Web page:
This course is a core module for students on the MA Book and Digital Media Studies (or exchange students admitted to this programme). Students from other programmes are welcome to approach the course coordinator for admission, but this will be determined on a case-by-case basis.
Communication is an essential and basic characteristic of the human species. Developments in communication technologies, from writing, via print, to digital media, have influenced the inscription and transmission of human culture through the ages. Medial change is a sociotechnical process characterised by a mixture of continuities and discontinuities, driven by the inherent properties of the technologies and the sociocultural reactions to them. The current rise of digital text disrupts the traditional production, distribution and consumption of information. Among other effects, existing categorisations of media blur, new content genres come available on-line and the media industries are restructured by the process. This course provides a comprehensive conceptual introduction to medial change in general, and to the significance of the digital medium for present-day textual culture in particular. In the analysis of the role of the media particular emphasis will be on the current wholesale adoption in contemporary Western society of digital technology for inscribing and and communicating information and knowledge and its social consequences.
gain insight in the role of media as ‘transformative technologies’ in social and cultural history;
familiarise themselves with key concepts, definitions and models in the study of textual transmission and communication;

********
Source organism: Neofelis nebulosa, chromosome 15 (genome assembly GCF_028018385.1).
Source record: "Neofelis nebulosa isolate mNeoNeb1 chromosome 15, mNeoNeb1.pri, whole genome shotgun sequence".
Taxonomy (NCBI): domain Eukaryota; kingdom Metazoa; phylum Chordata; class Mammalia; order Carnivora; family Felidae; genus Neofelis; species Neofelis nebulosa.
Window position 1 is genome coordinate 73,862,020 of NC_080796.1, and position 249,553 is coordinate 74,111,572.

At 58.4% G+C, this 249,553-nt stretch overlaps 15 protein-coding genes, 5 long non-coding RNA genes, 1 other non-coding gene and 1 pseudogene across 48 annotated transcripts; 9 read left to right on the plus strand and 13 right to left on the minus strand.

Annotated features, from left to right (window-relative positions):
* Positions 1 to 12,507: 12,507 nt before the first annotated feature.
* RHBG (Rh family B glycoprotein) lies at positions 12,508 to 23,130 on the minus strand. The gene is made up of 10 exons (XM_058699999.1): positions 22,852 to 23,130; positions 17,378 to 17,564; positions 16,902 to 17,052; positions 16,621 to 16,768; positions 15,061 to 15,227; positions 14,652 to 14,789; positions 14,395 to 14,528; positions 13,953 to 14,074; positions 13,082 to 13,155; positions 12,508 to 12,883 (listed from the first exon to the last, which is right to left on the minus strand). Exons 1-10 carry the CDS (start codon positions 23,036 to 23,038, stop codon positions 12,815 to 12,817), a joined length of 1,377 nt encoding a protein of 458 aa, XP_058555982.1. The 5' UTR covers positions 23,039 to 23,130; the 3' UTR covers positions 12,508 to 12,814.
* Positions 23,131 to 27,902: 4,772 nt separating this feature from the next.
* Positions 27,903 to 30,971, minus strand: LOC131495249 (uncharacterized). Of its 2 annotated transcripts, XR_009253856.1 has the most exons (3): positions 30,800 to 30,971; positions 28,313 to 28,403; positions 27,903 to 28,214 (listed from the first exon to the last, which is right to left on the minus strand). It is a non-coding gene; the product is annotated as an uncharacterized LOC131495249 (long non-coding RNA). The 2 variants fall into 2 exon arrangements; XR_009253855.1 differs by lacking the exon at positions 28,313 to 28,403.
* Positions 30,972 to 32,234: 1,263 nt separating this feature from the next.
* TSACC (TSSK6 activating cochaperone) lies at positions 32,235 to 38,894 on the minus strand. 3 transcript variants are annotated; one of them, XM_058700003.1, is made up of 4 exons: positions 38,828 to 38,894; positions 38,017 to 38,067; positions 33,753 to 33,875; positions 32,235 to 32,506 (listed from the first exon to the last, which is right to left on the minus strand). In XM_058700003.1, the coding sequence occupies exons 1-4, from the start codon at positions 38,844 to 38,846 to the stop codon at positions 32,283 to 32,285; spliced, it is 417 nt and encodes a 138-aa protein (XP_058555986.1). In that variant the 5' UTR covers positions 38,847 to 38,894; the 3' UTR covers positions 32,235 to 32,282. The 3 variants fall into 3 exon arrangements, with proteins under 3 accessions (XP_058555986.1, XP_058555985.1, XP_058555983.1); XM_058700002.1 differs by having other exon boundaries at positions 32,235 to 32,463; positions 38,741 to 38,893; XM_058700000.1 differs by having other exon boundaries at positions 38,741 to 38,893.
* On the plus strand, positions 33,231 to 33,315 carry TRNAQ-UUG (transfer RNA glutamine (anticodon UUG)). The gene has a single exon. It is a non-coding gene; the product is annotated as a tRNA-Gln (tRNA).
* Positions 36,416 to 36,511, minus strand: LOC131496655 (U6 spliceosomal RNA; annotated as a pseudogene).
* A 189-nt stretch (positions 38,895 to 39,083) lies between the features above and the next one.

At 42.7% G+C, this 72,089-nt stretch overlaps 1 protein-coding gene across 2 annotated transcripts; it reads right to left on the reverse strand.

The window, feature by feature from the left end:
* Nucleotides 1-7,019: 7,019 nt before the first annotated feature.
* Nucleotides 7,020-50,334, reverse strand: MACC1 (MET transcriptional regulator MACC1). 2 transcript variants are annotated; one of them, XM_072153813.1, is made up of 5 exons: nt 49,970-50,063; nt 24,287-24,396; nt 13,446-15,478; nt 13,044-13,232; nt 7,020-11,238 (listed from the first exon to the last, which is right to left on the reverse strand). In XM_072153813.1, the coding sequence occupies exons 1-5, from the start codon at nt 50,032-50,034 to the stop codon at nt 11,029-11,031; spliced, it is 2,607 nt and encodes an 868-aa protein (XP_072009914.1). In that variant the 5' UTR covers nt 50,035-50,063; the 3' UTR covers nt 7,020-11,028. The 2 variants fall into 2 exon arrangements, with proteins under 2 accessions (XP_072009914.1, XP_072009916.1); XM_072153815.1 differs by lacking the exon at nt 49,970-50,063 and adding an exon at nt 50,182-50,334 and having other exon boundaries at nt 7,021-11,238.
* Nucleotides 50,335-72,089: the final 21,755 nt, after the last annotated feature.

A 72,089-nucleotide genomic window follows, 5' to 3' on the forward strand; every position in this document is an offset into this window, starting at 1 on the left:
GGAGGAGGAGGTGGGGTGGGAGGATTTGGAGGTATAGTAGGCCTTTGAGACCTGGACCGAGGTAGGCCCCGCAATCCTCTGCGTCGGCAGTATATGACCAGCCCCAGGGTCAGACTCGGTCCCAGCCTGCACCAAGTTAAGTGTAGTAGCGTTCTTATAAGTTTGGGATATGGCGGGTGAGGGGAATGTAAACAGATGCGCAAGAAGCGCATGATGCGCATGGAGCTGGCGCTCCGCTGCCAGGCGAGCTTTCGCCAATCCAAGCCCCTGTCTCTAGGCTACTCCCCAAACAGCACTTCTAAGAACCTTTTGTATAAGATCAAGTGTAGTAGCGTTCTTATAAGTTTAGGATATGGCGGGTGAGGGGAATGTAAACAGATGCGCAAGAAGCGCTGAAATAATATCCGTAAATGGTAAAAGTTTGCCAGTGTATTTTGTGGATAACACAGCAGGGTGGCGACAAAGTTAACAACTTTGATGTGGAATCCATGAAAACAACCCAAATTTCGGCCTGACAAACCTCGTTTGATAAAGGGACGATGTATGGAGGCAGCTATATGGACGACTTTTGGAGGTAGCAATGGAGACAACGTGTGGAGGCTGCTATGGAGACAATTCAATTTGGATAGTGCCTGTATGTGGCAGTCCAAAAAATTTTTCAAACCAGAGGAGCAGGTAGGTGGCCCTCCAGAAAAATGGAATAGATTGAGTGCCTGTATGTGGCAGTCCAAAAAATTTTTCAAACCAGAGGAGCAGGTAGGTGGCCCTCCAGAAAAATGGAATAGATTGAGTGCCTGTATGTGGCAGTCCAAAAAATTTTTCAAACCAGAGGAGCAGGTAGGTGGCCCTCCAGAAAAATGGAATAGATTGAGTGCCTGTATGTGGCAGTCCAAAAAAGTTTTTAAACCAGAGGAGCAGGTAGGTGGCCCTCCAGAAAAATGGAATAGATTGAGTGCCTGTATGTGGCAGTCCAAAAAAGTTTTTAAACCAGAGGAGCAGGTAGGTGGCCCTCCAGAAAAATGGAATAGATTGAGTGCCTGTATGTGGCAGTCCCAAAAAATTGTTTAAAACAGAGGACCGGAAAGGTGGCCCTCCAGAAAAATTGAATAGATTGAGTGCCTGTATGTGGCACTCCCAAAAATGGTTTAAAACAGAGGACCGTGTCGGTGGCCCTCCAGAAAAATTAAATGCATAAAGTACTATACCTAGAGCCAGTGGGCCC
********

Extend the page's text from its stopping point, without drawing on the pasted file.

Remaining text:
are introduced to scholarly debates on the nature of socio-technical change and its practical implications;
learn to understand the broad social and cultural implications of the introduction and advance of new mediums and the recurring patterns that characterise medial change as a sociotechnical process;
build skills to express themselves both in oral form during in-class discussions, in short written comments on Brightspace, and in long-form sustained argument through the course essay.
The timetables are available through My Timetable.
Mode of instruction
For each class, a thematic discussion is initiated on Brightspace by the lecturer. Each student should submit three brief responses to such discussions, one of which should be written in the first half of the semester. The course is examined further with a final course essay, for which students develop a topic within one of three thematic options provided by the lecturer.
Average of three discussion posts: 25%
Course essay: 75%
The resit consists of the same components as the first attempt.
Inspection and feedback
How and when a paper review will take place will be disclosed together with the publication of the paper results at the latest. If a student requests a review within 30 days after publication of the paper results, an paper review will have to be organised.
The following textbooks will be used extensively:
Adriaan van der Weel, Changing Our Textual Minds: Towards a Digital Order of Knowledge (Manchester UP, 2011). It is recommended students buy this book beforehand.
Asa Briggs, Peter Burke & Espen Ytreberg, A Social History of the Media, from Gutenberg to Facebook (London: Polity Press; 4th ed. 2020). Online available via the University Library, but students may choose to obtain their own copy.
For each class, selected articles should be studied; a full bibliography will be provided with materials freely accessible via the University Library.
Enrolment through My Studymap is mandatory.
For substantive questions, contact the lecturer listed in the right information bar.
For questions about enrolment, admission, etc, contact the Education Administration Office: Arsenaal